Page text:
In recent years, as discussions on racism and colonialism started to dominate a newly established global public sphere, pointing the finger at other nations’ colonial histories became trendy in the West. Politicians started to try and discredit their political adversaries with accusations of current or historic colonialism, while turning a blind eye to or actively supporting the neo-colonial policies of their own countries.
Indeed, Meloni is hardly the only prominent politician hypocritically using anti-colonial arguments to score points against political rivals. Even French President Emmanuel Macron has jumped on the anti-colonial bandwagon.
On November 20, speaking on the sidelines of a summit of French-speaking nations in Tunisia, Macron tried to defend his country’s continued presence in Africa by pointing the finger at Russia.
“You only have to look at what’s going on in the Central African Republic or elsewhere to see that the Russian project under way there, when France is pushed aside, is a project of predation,” Macron said.
The French leader is right in declaring the Russian project in Africa a project of “predation”. Nevertheless, his attempt to simultaneously present France’s own (much older and much more established) project of predation as benevolent or even beneficiary to Africans can only be described as shameless.
Russia is also participating in this tragicomic colonial blame game. Its leaders seem all too eager to point out that Russia never established colonies in Africa and hence did not commit “bloody crimes of colonialism” like its Western geopolitical rivals.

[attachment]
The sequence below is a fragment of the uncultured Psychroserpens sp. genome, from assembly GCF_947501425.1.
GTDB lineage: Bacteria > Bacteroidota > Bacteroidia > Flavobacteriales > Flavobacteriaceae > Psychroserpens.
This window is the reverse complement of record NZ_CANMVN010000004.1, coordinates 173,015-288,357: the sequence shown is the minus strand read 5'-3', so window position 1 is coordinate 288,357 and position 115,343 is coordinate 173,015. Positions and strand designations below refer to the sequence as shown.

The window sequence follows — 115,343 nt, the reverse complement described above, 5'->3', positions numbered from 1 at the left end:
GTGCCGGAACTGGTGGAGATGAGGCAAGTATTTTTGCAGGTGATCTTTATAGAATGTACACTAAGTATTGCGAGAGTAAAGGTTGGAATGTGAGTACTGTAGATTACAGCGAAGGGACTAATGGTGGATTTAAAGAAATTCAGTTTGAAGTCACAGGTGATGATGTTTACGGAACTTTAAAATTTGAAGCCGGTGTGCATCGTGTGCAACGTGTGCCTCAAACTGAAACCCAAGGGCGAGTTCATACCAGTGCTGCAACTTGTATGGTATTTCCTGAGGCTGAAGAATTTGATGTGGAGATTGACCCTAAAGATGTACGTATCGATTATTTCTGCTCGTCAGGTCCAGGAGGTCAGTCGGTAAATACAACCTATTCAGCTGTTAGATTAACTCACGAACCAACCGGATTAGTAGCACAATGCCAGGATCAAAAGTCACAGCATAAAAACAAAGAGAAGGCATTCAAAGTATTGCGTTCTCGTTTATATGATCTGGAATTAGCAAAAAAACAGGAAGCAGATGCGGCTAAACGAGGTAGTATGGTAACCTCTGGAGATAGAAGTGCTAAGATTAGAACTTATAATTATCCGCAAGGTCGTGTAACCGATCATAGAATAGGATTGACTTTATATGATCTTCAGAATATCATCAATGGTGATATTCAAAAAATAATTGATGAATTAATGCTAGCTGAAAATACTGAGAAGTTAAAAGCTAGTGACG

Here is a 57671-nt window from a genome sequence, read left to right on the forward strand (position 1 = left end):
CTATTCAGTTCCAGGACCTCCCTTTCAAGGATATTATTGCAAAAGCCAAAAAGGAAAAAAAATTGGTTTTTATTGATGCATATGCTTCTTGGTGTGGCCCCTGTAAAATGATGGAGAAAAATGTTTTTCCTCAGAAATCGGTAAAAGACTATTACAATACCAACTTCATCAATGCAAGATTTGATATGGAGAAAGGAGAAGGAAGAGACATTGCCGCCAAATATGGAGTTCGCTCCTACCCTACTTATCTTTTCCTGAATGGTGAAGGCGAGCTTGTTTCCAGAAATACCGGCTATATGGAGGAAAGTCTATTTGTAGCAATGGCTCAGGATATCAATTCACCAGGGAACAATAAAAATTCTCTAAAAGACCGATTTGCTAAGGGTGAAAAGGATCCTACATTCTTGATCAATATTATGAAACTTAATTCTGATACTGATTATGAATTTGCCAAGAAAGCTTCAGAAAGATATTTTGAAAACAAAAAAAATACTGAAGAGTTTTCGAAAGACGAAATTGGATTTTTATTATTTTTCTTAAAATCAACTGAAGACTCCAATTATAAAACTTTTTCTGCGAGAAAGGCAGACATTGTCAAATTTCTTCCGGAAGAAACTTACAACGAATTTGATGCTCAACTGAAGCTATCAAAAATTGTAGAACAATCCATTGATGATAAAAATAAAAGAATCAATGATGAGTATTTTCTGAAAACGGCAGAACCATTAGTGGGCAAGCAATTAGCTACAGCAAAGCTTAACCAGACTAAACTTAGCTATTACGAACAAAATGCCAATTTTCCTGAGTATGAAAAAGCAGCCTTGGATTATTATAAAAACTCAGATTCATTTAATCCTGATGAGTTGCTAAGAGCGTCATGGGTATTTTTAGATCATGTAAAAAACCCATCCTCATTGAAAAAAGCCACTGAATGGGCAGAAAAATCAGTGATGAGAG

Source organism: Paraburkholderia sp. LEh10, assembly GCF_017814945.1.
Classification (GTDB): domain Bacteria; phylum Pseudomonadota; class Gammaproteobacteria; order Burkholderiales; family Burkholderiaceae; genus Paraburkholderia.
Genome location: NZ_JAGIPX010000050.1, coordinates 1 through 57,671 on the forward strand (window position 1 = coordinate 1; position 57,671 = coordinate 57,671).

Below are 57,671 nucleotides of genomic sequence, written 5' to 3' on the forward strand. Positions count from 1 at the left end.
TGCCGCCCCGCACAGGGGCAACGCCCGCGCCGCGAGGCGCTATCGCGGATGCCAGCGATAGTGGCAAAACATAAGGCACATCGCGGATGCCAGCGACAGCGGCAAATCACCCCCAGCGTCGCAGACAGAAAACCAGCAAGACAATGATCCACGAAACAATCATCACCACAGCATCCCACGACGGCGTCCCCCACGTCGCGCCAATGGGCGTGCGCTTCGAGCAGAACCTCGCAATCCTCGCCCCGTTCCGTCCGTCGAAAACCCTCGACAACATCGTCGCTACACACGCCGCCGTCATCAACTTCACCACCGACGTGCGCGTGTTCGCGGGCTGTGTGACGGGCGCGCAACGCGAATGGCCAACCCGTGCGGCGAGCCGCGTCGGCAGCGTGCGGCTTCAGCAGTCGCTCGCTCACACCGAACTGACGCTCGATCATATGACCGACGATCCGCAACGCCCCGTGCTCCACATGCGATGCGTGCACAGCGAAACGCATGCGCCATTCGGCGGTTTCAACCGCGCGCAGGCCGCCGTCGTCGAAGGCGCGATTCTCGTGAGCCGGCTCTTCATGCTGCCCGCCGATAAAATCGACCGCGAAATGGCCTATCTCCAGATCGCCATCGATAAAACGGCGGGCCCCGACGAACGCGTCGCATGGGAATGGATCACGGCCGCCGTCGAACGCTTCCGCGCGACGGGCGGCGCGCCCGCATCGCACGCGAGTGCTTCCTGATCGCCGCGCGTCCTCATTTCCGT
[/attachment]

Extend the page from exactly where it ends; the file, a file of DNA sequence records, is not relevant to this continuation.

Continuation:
In July, foreign minister Sergey Lavrov claimed Russia stands “in solidarity with the African demands to complete the process of decolonisation” and ostensibly disengage their economies from adverse European controls.
President Vladimir Putin, meanwhile, speaking at the Valdai Discussion Club’s annual foreign affairs forum in Moscow on October 24, underlined the support Russia provided to African nations during their independence struggles. Explaining his desire for the Western hegemony over other nations to end, he said the West pursues its interests without “giving a thought to the consequences that arise for the African countries”.
Of course, Russia’s ongoing imperial war of aggression in Ukraine alone easily disproves Lavrov and Putin’s loquacious claims about their country’s support for decolonisation, freedom and multi-polarity.
And Russia’s own modern-day engagement with Africa cannot be described as de-colonial either. In fact, Russian agents are readily engaged in colonial-style repression and violence in many African countries.